Implanting a “brain” pacemaker in anorexic patients has been found to help those with severe cases of the eating disorder who have not responded to other treatments.
In a new study reported in the Lancet, researchers based at the Krembil Neuroscience Centre and University Health Network in Canada said they were able to safely treat six anorexia patients with a neurosurgical implant. At least half of the patients who took part in the study showed improvements in mood and weight gain, which researchers said should prompt larger trials to confirm the effectiveness of the technique in treating patients with severe anorexia.
The technique — known as deep brain stimulation (DBS) — involves a device similar to a pacemaker that is implanted into a patient's brain. Although the treatment requires some surgery, it is minimally invasive, and completely reversible. DBS is currently used to treat several neurological disorders, including Parkinson's disease and chronic pain, and being tested for possible use for depression and epilepsy.
But the Canada study is the first to try it with anorexia patients.
The researchers used Magnetic Resonance Imaging (MRI) to identify a specific area of the brain previously targeted for DBS in patients with depression. Electrodes were then implanted into the area and connected to a pulse generator, implanted under the skin. The device was activated 10 days after it was implanted, with the researchers measuring changes in the patients' mood and anxiety levels to determine the correct level of stimulation.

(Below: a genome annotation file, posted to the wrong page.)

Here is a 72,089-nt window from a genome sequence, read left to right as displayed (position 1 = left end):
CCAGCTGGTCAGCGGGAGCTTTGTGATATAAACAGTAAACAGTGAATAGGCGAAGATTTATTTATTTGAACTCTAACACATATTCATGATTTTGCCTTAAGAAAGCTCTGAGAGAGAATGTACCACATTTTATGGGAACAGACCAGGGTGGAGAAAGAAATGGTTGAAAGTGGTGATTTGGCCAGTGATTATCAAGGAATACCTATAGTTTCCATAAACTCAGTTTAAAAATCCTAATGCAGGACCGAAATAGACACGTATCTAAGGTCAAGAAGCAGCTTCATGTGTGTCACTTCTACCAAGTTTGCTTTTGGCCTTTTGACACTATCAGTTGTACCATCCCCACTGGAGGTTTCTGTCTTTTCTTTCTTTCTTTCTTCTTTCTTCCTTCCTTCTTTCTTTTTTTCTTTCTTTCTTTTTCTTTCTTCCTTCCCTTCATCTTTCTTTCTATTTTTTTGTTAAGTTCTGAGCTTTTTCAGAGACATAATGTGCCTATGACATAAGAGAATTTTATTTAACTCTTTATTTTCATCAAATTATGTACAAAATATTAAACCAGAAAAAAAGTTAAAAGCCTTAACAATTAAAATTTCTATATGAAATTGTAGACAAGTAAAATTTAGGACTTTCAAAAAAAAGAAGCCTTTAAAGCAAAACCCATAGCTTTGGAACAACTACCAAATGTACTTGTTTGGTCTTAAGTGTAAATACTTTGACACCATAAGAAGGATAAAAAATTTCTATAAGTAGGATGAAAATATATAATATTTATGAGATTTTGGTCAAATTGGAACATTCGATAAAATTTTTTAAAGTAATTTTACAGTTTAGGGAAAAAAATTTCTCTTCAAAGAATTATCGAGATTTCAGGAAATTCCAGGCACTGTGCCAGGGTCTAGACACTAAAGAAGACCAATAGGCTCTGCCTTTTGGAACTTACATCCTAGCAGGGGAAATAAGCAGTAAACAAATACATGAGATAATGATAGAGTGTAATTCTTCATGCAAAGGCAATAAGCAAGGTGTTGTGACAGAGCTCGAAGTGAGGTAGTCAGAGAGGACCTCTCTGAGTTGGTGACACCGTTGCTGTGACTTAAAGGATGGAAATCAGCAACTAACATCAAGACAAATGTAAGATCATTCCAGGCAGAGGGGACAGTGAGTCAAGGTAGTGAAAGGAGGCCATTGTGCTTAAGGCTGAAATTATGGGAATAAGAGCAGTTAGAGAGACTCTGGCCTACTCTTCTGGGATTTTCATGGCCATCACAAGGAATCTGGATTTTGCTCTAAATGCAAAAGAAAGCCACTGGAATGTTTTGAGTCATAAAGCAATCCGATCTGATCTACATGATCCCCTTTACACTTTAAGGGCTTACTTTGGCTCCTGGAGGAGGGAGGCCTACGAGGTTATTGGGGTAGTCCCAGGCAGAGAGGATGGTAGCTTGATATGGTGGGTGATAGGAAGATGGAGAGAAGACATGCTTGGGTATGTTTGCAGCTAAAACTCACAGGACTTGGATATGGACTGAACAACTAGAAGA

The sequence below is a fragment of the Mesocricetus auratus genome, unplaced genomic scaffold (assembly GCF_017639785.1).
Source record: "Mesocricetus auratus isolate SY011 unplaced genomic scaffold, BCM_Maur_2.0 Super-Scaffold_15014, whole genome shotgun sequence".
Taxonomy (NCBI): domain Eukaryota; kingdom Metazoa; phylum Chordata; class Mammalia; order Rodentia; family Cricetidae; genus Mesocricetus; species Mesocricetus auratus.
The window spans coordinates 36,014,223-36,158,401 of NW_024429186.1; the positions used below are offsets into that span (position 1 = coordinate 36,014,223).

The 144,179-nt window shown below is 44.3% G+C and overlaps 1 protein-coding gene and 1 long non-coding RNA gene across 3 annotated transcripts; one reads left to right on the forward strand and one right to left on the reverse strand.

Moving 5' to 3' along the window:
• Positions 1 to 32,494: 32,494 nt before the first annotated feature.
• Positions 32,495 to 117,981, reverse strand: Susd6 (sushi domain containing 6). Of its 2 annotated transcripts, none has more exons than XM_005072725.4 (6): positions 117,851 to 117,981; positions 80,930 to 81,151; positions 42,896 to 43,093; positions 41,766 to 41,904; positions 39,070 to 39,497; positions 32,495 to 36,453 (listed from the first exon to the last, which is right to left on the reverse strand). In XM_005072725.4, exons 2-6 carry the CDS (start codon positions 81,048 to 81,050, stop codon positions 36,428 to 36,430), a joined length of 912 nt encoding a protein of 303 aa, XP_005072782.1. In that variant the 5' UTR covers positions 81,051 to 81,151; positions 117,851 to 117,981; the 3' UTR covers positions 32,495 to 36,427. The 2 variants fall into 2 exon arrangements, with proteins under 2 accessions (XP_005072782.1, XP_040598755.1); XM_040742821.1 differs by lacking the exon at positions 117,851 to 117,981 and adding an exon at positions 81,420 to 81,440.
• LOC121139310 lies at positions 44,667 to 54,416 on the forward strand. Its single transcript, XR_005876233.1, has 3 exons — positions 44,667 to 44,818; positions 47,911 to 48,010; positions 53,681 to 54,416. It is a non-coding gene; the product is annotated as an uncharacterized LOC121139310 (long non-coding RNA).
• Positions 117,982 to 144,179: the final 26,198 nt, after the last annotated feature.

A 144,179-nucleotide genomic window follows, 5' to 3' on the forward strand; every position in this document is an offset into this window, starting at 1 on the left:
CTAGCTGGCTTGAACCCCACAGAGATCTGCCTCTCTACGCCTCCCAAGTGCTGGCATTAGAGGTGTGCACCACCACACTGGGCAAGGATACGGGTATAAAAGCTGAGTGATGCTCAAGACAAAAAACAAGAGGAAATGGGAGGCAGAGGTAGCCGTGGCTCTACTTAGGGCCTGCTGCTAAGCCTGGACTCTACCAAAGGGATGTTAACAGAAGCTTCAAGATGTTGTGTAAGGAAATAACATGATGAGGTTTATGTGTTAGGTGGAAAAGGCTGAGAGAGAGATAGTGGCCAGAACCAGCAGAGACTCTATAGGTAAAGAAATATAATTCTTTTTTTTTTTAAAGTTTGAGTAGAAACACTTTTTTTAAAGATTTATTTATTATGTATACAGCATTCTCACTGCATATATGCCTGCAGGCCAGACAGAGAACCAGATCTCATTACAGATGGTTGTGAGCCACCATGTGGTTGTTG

The results showed that three months after the treatment, five of the six patients either gained or stabilized their weight. After nine months, three patients were maintaining a higher weight than before the treatment started — the longest period of sustained increase in weight that any of them had ever achieved, researchers said. Half of the patients also experienced improvements in their mood or reduced obsessive-compulsive behavior.
According to lead researcher Andres Lozano, M.D., a leading neurosurgeon in the field of DBS, the results are particularly encouraging because they indicate a genuine therapeutic effect, rather than a placebo or hunger-increasing effect.
"The finding of improvements in mood and anxiety in patients who were still underweight is especially striking, in view of the well-known poor response of underweight patients to conventional pharmacotherapies or psychotherapies," Dr. Lozano said.
Anorexia is among the most common psychiatric disorders in young women. Treatment usually focuses on behavioral change, but up to 20 percent of patients don’t benefit from the available treatment and are at risk of dying prematurely from the disease.
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